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Session 27 - History and Teaching of Astronomy.
Oral session, Monday, June 10
This paper reports on an innovative teaching style for the instruction of advanced undergraduates in experimental science fundamentals. Working under the belief that a complete education includes both theoretical work and ``hands-on'' laboratory experience, a radio observatory has been created on top of the U. C. Berkeley Astronomy Department building. Class work with this observatory give students an understanding of: components of a radio telescope system, (2) system operation and trouble-shooting, (3) observation strategies, (4) data collection and reduction, and (5) presentation and visualization of results.
Our antenna consists of a two meter tall pyramidal horn optimized to observe the 21 cm atomic hydrogen transition. The receiver consists of a double-heterodyning system with a PC to sample and Fourier transform the signal and generate a power spectrum. System components were constructed by students with guidance from faculty members. Students using this system obtain power spectra representing the Doppler shifted HI line, as a function of galactic coordinate. Students derive results including basic galactic structure and rotation and mass curves. Further technical information is presented in the accompanying poster paper.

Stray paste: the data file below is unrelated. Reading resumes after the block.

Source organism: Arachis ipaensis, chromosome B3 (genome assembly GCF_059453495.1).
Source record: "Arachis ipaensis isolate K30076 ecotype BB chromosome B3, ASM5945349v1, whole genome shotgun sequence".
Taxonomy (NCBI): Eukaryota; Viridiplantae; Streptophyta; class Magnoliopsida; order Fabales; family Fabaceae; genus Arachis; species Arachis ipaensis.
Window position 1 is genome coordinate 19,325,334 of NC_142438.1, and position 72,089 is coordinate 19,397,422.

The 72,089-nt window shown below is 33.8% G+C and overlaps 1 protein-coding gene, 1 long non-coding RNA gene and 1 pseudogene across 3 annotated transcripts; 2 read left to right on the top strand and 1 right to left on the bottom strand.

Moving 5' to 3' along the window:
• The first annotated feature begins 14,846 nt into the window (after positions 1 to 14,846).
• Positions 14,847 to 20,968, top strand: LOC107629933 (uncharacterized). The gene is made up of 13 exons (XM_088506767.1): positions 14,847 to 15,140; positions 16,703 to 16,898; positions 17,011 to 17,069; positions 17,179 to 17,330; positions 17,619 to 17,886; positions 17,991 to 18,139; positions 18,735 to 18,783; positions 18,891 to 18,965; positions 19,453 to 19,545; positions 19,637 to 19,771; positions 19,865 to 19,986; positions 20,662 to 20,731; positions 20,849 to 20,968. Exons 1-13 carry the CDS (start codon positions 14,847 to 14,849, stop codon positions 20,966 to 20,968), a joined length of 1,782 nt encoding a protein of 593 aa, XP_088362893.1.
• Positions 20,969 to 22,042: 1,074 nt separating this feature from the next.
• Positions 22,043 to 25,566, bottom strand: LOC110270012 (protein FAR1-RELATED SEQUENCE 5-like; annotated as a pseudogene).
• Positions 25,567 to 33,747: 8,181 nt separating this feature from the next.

Close contact between students and equipment is essential for successful comprehension of fundamental concepts. The system is constructed such that most components can be individually examined or assembled on a bench-top in a configuration the student wishes to explore.
We believe that systems which perform real astronomy can be duplicated by other universities. The small scale of the antenna as well as the strength of the HI line require a small allocation of resources to implement an observation system. The ``hands-on'' approach compliments theoretical course work, in addition to providing practical experience for students who may not be inclined towards graduate school. Finally, this educational technique is exportable and potentially valuable to other scientific disciplines.
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